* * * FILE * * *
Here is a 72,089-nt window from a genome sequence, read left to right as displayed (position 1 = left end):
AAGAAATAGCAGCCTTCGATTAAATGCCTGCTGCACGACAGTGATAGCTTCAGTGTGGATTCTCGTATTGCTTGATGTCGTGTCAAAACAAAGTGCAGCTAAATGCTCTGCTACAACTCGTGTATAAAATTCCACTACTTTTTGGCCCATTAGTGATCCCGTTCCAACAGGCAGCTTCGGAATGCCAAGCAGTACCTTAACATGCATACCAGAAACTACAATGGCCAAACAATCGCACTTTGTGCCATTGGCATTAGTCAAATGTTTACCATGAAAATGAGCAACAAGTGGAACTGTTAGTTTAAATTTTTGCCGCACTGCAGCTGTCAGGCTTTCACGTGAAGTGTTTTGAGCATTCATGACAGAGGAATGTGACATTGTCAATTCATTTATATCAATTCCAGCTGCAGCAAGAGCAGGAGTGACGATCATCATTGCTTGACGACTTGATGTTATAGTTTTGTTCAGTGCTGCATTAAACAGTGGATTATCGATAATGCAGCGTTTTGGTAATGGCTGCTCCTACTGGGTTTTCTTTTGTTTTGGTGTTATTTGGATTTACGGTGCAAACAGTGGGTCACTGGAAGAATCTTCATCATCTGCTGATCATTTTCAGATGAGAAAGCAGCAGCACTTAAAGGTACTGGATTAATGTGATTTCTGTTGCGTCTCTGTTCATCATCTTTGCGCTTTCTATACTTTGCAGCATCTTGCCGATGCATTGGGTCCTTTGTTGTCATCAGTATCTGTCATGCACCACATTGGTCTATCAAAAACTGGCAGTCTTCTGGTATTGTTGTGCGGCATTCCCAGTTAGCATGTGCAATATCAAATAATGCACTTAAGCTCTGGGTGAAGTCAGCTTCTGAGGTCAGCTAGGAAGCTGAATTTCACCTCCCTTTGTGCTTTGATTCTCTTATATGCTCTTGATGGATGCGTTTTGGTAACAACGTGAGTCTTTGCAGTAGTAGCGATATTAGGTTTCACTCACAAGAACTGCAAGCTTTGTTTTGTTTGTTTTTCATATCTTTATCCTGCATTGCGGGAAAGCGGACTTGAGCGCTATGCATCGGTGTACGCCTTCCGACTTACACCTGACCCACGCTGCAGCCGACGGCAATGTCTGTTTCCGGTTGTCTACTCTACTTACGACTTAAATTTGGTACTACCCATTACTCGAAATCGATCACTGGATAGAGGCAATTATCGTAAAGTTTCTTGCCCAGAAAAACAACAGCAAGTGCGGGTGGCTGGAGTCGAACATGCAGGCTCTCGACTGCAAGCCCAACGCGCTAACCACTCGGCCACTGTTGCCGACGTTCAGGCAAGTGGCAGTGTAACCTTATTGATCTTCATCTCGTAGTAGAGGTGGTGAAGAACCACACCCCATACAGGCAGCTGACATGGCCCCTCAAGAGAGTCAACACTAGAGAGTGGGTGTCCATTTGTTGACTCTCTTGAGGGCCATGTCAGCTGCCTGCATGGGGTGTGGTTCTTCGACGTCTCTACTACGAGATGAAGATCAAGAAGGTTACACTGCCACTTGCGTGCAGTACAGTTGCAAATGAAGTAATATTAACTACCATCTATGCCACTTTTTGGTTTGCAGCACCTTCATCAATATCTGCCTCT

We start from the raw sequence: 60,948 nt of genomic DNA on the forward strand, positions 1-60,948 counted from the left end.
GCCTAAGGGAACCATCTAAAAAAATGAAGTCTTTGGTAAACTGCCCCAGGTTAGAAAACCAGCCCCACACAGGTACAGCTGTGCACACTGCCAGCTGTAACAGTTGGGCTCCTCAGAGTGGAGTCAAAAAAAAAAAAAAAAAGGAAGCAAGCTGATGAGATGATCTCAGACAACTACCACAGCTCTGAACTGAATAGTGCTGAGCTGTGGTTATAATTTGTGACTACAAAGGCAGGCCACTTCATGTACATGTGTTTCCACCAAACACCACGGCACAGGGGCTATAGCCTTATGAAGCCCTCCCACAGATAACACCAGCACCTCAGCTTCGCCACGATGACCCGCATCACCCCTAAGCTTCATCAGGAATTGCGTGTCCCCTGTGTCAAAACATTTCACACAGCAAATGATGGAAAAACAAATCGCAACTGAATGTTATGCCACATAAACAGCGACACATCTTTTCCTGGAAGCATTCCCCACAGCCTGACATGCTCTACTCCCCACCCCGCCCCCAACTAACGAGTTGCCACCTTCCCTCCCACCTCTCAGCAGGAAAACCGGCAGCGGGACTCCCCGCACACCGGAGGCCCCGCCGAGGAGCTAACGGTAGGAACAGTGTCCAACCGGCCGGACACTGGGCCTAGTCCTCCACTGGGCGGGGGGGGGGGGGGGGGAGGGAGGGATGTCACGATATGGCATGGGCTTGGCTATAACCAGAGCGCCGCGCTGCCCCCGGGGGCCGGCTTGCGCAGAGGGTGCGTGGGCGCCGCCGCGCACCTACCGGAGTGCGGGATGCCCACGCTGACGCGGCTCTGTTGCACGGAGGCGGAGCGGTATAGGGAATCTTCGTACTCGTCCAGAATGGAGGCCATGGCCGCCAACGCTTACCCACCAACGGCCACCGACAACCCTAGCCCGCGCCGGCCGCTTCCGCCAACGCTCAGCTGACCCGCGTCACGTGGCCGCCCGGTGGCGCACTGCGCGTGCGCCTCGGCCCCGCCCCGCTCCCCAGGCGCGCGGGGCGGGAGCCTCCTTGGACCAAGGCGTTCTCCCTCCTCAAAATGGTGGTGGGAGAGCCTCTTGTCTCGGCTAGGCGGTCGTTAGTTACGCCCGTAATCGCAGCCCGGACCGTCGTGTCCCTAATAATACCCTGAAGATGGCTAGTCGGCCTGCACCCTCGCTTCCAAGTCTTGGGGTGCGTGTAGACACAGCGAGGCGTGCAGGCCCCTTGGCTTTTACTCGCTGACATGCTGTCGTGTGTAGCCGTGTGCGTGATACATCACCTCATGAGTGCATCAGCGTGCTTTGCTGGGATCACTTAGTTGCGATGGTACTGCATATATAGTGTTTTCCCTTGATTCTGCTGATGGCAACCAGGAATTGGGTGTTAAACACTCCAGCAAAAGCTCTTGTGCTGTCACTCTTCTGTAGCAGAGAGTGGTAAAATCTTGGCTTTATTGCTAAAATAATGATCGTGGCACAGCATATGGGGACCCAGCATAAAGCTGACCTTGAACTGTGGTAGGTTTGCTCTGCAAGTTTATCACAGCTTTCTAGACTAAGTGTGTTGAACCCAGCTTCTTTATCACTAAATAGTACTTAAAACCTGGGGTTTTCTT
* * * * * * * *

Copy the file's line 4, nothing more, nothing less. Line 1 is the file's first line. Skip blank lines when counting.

GCCTAAGGGAACCATCTAAAAAAATGAAGTCTTTGGTAAACTGCCCCAGGTTAGAAAACCAGCCCCACACAGGTACAGCTGTGCACACTGCCAGCTGTAACAGTTGGGCTCCTCAGAGTGGAGTCAAAAAAAAAAAAAAAAAGGAAGCAAGCTGATGAGATGATCTCAGACAACTACCACAGCTCTGAACTGAATAGTGCTGAGCTGTGGTTATAATTTGTGACTACAAAGGCAGGCCACTTCATGTACATGTGTTTCCACCAAACACCACGGCACAGGGGCTATAGCCTTATGAAGCCCTCCCACAGATAACACCAGCACCTCAGCTTCGCCACGATGACCCGCATCACCCCTAAGCTTCATCAGGAATTGCGTGTCCCCTGTGTCAAAACATTTCACACAGCAAATGATGGAAAAACAAATCGCAACTGAATGTTATGCCACATAAACAGCGACACATCTTTTCCTGGAAGCATTCCCCACAGCCTGACATGCTCTACTCCCCACCCCGCCCCCAACTAACGAGTTGCCACCTTCCCTCCCACCTCTCAGCAGGAAAACCGGCAGCGGGACTCCCCGCACACCGGAGGCCCCGCCGAGGAGCTAACGGTAGGAACAGTGTCCAACCGGCCGGACACTGGGCCTAGTCCTCCACTGGGCGGGGGGGGGGGGGGGGGAGGGAGGGATGTCACGATATGGCATGGGCTTGGCTATAACCAGAGCGCCGCGCTGCCCCCGGGGGCCGGCTTGCGCAGAGGGTGCGTGGGCGCCGCCGCGCACCTACCGGAGTGCGGGATGCCCACGCTGACGCGGCTCTGTTGCACGGAGGCGGAGCGGTATAGGGAATCTTCGTACTCGTCCAGAATGGAGGCCATGGCCGCCAACGCTTACCCACCAACGGCCACCGACAACCCTAGCCCGCGCCGGCCGCTTCCGCCAACGCTCAGCTGACCCGCGTCACGTGGCCGCCCGGTGGCGCACTGCGCGTGCGCCTCGGCCCCGCCCCGCTCCCCAGGCGCGCGGGGCGGGAGCCTCCTTGGACCAAGGCGTTCTCCCTCCTCAAAATGGTGGTGGGAGAGCCTCTTGTCTCGGCTAGGCGGTCGTTAGTTACGCCCGTAATCGCAGCCCGGACCGTCGTGTCCCTAATAATACCCTGAAGATGGCTAGTCGGCCTGCACCCTCGCTTCCAAGTCTTGGGGTGCGTGTAGACACAGCGAGGCGTGCAGGCCCCTTGGCTTTTACTCGCTGACATGCTGTCGTGTGTAGCCGTGTGCGTGATACATCACCTCATGAGTGCATCAGCGTGCTTTGCTGGGATCACTTAGTTGCGATGGTACTGCATATATAGTGTTTTCCCTTGATTCTGCTGATGGCAACCAGGAATTGGGTGTTAAACACTCCAGCAAAAGCTCTTGTGCTGTCACTCTTCTGTAGCAGAGAGTGGTAAAATCTTGGCTTTATTGCTAAAATAATGATCGTGGCACAGCATATGGGGACCCAGCATAAAGCTGACCTTGAACTGTGGTAGGTTTGCTCTGCAAGTTTATCACAGCTTTCTAGACTAAGTGTGTTGAACCCAGCTTCTTTATCACTAAATAGTACTTAAAACCTGGGGTTTTCTT